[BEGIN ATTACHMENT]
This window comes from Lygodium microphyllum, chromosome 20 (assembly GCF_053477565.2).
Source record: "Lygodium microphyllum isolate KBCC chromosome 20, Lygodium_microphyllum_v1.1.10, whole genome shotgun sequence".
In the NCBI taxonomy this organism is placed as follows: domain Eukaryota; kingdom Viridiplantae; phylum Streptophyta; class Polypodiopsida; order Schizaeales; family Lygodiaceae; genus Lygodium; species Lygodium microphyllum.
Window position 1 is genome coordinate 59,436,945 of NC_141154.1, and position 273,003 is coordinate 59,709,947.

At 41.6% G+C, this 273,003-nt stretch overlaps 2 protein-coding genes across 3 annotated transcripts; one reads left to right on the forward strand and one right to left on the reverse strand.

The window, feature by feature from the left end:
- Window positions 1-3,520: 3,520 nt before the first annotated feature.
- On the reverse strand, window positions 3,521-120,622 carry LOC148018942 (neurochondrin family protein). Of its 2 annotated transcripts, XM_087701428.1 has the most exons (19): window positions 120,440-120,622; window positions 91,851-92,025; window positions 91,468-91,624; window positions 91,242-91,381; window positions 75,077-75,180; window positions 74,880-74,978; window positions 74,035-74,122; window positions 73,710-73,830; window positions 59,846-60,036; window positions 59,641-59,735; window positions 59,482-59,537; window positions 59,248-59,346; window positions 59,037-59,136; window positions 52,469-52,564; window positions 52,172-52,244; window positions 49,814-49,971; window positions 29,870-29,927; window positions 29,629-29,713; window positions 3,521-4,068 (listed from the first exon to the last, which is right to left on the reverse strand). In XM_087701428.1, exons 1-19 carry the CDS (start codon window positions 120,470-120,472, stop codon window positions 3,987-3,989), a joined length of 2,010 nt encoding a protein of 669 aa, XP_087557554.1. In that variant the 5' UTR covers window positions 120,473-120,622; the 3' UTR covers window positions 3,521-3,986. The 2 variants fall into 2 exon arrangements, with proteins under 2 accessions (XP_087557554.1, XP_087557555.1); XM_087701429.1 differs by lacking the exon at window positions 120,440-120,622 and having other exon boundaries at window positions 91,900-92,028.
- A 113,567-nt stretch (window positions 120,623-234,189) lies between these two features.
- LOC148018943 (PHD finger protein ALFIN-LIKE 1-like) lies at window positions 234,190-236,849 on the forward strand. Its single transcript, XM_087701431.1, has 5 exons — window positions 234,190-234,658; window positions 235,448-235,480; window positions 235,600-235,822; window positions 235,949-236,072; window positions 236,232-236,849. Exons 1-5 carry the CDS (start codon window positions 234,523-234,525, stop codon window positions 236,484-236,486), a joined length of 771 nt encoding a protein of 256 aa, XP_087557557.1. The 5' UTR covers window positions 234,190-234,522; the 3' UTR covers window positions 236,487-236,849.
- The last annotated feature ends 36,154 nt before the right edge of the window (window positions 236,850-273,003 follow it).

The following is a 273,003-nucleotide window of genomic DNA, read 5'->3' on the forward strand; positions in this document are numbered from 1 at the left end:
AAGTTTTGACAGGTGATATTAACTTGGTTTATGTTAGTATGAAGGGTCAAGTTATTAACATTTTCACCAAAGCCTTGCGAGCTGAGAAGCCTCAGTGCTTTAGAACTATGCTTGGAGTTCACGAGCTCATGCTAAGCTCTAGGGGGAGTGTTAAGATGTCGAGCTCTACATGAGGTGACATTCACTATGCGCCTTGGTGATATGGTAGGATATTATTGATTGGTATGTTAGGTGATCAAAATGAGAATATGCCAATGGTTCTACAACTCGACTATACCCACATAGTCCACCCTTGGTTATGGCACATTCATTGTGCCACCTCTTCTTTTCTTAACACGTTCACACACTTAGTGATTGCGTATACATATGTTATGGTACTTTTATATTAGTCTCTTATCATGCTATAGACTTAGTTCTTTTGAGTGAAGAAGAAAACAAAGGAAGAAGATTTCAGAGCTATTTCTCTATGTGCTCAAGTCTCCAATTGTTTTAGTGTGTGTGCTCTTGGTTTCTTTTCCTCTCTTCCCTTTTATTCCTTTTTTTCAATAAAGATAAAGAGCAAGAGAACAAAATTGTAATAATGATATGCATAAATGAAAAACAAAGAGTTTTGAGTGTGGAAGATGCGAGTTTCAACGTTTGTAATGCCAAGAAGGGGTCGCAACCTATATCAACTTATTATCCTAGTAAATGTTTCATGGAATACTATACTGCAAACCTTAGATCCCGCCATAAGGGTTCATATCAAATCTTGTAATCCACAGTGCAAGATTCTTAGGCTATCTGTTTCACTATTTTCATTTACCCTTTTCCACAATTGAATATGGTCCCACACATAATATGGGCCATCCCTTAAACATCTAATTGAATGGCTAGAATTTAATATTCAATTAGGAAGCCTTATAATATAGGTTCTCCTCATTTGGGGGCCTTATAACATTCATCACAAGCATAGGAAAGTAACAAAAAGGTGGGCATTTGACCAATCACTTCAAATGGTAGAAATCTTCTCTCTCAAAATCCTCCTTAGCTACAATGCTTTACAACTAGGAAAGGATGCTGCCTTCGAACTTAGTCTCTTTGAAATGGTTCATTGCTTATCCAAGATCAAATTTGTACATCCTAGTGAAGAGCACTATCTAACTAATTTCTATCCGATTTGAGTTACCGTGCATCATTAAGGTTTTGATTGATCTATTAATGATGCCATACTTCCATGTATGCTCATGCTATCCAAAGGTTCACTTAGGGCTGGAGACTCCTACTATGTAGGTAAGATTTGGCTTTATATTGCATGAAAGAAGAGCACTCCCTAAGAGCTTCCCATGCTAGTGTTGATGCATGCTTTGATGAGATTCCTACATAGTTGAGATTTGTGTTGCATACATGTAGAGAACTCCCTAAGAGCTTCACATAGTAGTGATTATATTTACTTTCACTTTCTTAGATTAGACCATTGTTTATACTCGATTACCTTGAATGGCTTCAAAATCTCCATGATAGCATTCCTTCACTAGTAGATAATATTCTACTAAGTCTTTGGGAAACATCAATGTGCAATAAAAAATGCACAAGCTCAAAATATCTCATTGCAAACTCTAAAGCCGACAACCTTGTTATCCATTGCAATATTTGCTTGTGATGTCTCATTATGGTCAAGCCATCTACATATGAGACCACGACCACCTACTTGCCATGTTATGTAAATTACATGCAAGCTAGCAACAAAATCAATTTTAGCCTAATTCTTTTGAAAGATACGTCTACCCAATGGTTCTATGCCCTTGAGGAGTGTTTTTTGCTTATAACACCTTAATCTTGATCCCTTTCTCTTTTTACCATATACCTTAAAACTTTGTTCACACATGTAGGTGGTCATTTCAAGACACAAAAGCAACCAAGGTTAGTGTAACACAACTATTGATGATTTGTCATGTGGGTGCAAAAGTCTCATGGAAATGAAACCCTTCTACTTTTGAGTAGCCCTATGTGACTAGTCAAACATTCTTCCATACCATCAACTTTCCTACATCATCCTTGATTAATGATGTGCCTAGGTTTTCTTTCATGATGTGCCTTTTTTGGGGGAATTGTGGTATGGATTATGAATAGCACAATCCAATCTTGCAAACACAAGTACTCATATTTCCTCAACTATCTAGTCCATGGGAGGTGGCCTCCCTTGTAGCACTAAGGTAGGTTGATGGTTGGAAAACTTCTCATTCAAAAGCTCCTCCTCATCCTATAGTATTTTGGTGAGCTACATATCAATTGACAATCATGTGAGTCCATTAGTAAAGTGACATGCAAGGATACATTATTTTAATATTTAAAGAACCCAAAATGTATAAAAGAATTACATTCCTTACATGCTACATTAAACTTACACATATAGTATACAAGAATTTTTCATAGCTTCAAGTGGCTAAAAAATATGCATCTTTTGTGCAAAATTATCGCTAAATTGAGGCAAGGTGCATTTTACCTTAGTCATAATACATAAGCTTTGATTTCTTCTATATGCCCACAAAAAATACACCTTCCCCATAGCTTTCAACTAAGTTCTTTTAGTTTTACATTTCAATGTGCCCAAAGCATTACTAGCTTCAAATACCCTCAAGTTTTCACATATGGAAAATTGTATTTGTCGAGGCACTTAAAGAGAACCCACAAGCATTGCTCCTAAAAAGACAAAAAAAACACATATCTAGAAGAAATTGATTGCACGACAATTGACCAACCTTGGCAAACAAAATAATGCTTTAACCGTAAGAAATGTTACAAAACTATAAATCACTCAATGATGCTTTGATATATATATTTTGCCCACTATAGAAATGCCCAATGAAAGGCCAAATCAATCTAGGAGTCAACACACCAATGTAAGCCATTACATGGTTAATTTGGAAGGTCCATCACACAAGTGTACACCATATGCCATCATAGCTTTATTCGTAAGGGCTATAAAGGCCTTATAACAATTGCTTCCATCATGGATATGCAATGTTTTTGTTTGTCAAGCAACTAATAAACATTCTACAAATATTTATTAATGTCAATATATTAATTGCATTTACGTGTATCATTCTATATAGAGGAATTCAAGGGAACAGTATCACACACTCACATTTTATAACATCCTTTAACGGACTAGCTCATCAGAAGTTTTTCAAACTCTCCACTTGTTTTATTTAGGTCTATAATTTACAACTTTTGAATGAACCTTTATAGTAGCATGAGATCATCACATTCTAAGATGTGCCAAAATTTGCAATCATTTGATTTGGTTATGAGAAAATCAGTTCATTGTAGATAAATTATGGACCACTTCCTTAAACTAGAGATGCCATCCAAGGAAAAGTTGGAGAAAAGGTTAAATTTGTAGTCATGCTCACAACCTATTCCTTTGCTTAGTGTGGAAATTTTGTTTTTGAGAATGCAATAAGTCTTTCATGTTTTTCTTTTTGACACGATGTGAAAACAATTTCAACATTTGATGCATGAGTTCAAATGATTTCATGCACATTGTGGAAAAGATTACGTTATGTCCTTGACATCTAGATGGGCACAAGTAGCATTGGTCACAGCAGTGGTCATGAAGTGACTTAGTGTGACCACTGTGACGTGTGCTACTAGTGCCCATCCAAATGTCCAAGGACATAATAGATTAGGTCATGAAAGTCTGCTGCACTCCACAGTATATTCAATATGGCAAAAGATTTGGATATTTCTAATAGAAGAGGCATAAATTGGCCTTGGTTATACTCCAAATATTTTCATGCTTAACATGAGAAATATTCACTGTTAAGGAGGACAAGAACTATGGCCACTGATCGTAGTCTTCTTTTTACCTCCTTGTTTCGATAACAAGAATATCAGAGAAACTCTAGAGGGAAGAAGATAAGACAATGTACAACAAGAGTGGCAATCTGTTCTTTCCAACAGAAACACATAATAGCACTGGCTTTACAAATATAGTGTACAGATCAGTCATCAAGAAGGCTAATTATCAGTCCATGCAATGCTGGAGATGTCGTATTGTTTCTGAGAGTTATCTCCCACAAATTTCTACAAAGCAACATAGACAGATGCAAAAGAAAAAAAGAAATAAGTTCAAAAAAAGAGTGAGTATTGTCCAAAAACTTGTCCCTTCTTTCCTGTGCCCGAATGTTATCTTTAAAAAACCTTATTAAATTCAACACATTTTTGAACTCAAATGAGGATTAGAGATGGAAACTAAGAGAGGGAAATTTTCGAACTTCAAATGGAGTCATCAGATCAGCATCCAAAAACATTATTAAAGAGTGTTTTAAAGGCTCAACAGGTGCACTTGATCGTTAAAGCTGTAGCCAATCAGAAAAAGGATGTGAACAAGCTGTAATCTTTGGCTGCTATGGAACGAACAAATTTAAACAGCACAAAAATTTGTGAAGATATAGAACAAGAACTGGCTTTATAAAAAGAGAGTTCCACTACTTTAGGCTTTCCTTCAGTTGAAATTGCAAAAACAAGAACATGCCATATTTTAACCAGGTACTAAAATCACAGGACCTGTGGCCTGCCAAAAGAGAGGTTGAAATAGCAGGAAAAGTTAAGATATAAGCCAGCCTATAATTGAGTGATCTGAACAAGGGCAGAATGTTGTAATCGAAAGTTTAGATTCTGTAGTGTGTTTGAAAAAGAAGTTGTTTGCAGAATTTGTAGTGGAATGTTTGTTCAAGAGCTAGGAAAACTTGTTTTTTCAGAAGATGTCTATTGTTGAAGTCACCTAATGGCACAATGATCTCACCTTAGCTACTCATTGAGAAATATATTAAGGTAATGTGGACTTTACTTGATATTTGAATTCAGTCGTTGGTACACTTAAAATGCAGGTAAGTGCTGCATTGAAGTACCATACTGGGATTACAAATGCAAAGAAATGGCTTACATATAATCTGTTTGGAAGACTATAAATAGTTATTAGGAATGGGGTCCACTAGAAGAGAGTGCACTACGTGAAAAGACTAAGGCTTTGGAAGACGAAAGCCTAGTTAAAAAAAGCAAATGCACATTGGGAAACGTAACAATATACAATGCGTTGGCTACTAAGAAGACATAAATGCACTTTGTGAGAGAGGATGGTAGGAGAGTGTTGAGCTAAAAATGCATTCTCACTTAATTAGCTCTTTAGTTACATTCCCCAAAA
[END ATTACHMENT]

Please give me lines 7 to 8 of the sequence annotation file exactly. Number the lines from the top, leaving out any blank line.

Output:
- Window positions 1-3,520: 3,520 nt before the first annotated feature.
- On the reverse strand, window positions 3,521-120,622 carry LOC148018942 (neurochondrin family protein). Of its 2 annotated transcripts, XM_087701428.1 has the most exons (19): window positions 120,440-120,622; window positions 91,851-92,025; window positions 91,468-91,624; window positions 91,242-91,381; window positions 75,077-75,180; window positions 74,880-74,978; window positions 74,035-74,122; window positions 73,710-73,830; window positions 59,846-60,036; window positions 59,641-59,735; window positions 59,482-59,537; window positions 59,248-59,346; window positions 59,037-59,136; window positions 52,469-52,564; window positions 52,172-52,244; window positions 49,814-49,971; window positions 29,870-29,927; window positions 29,629-29,713; window positions 3,521-4,068 (listed from the first exon to the last, which is right to left on the reverse strand). In XM_087701428.1, exons 1-19 carry the CDS (start codon window positions 120,470-120,472, stop codon window positions 3,987-3,989), a joined length of 2,010 nt encoding a protein of 669 aa, XP_087557554.1. In that variant the 5' UTR covers window positions 120,473-120,622; the 3' UTR covers window positions 3,521-3,986. The 2 variants fall into 2 exon arrangements, with proteins under 2 accessions (XP_087557554.1, XP_087557555.1); XM_087701429.1 differs by lacking the exon at window positions 120,440-120,622 and having other exon boundaries at window positions 91,900-92,028.